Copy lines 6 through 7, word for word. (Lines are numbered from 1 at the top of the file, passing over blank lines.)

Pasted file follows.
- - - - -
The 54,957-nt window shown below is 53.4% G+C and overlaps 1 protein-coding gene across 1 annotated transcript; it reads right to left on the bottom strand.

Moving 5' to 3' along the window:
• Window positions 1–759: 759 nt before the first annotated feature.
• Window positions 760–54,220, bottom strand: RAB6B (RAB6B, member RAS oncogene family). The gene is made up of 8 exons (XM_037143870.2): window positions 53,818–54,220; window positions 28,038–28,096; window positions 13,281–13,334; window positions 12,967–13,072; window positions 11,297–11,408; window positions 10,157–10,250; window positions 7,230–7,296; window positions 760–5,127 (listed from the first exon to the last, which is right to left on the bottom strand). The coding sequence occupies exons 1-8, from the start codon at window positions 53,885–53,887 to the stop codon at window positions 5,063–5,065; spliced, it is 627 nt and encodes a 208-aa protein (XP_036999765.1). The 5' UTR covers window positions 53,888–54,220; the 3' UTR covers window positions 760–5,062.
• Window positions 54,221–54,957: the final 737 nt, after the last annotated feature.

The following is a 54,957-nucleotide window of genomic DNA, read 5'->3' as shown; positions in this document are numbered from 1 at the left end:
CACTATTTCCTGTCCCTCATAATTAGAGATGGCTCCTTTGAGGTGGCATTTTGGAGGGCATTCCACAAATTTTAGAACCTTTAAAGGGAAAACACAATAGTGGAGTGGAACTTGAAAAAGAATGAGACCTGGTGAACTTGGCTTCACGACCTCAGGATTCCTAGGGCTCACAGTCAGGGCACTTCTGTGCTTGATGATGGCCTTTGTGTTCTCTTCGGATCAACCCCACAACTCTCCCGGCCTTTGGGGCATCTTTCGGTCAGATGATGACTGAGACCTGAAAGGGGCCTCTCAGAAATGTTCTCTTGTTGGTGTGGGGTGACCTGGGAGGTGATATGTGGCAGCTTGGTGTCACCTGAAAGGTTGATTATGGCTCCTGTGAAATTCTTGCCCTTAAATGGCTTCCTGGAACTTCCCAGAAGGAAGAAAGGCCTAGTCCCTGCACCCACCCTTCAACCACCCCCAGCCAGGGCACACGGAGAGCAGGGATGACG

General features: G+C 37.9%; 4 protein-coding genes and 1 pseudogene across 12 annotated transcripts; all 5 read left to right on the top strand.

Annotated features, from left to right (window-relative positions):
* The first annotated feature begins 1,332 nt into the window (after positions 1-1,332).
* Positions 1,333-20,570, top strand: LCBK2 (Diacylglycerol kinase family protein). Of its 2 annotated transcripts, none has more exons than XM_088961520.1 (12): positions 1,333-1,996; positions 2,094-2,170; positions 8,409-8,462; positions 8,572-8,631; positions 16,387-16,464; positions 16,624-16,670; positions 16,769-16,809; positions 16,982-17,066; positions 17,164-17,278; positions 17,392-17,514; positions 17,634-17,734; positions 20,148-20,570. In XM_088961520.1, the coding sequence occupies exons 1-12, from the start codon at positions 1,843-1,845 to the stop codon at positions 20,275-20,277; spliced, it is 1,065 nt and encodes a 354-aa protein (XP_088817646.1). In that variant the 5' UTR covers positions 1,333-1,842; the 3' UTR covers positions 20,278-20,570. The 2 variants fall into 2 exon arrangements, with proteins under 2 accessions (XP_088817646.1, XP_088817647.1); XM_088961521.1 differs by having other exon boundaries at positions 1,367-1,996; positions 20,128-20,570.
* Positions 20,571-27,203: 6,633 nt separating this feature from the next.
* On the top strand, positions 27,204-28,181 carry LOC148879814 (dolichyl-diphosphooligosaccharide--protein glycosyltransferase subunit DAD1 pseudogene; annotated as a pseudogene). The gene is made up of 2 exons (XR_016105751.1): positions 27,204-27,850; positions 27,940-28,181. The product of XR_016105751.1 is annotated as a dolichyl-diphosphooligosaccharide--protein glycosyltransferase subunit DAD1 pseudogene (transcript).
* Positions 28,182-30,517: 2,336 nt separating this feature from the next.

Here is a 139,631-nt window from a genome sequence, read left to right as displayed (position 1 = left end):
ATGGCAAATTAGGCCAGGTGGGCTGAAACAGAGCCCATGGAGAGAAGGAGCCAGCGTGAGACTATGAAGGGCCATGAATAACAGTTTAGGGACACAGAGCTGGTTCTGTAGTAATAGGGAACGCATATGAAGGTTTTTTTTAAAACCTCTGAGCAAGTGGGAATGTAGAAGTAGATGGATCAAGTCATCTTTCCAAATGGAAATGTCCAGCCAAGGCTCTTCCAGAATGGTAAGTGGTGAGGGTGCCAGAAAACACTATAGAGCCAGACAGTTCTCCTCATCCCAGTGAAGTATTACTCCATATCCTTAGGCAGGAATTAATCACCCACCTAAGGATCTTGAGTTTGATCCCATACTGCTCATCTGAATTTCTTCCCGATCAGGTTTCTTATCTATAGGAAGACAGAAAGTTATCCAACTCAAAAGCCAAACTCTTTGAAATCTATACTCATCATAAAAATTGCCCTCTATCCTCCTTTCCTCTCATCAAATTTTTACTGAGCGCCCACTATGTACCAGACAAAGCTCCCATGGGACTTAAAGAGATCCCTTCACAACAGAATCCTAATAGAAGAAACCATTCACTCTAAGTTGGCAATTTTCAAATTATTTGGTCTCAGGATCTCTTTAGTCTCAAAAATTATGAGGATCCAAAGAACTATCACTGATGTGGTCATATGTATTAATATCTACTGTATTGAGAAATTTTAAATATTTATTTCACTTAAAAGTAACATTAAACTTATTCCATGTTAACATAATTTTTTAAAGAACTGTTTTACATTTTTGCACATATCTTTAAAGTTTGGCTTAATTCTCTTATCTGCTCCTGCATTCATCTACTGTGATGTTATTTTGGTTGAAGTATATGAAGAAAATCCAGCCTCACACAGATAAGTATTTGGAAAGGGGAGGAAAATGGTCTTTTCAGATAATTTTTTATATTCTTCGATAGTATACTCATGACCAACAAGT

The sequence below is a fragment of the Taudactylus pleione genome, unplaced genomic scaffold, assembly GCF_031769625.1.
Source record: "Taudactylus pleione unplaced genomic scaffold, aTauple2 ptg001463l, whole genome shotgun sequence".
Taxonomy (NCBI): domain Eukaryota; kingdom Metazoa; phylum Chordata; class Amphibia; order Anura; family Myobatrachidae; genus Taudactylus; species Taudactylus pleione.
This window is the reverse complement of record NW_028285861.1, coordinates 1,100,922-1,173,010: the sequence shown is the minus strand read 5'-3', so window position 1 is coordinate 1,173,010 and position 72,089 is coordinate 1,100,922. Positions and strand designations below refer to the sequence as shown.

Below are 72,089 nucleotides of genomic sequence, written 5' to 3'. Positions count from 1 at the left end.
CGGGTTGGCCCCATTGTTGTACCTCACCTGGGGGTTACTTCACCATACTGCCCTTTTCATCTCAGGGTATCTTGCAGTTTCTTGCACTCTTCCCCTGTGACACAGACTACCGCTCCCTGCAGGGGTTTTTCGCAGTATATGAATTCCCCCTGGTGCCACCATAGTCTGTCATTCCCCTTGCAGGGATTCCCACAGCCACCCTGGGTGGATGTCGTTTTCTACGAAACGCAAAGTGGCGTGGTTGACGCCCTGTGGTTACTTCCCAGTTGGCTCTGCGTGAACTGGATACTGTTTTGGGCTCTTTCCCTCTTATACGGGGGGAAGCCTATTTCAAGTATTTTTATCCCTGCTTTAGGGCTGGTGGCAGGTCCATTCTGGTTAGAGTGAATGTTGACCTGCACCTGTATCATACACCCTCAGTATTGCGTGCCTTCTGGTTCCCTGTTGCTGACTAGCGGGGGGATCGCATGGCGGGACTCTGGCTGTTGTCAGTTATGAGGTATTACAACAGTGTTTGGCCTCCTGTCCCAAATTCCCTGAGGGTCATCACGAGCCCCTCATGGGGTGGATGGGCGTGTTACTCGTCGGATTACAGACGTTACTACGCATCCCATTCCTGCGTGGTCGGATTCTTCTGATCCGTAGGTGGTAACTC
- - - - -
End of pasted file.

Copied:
The following is a 54,957-nucleotide window of genomic DNA, read 5'->3' as shown; positions in this document are numbered from 1 at the left end:
CACTATTTCCTGTCCCTCATAATTAGAGATGGCTCCTTTGAGGTGGCATTTTGGAGGGCATTCCACAAATTTTAGAACCTTTAAAGGGAAAACACAATAGTGGAGTGGAACTTGAAAAAGAATGAGACCTGGTGAACTTGGCTTCACGACCTCAGGATTCCTAGGGCTCACAGTCAGGGCACTTCTGTGCTTGATGATGGCCTTTGTGTTCTCTTCGGATCAACCCCACAACTCTCCCGGCCTTTGGGGCATCTTTCGGTCAGATGATGACTGAGACCTGAAAGGGGCCTCTCAGAAATGTTCTCTTGTTGGTGTGGGGTGACCTGGGAGGTGATATGTGGCAGCTTGGTGTCACCTGAAAGGTTGATTATGGCTCCTGTGAAATTCTTGCCCTTAAATGGCTTCCTGGAACTTCCCAGAAGGAAGAAAGGCCTAGTCCCTGCACCCACCCTTCAACCACCCCCAGCCAGGGCACACGGAGAGCAGGGATGACG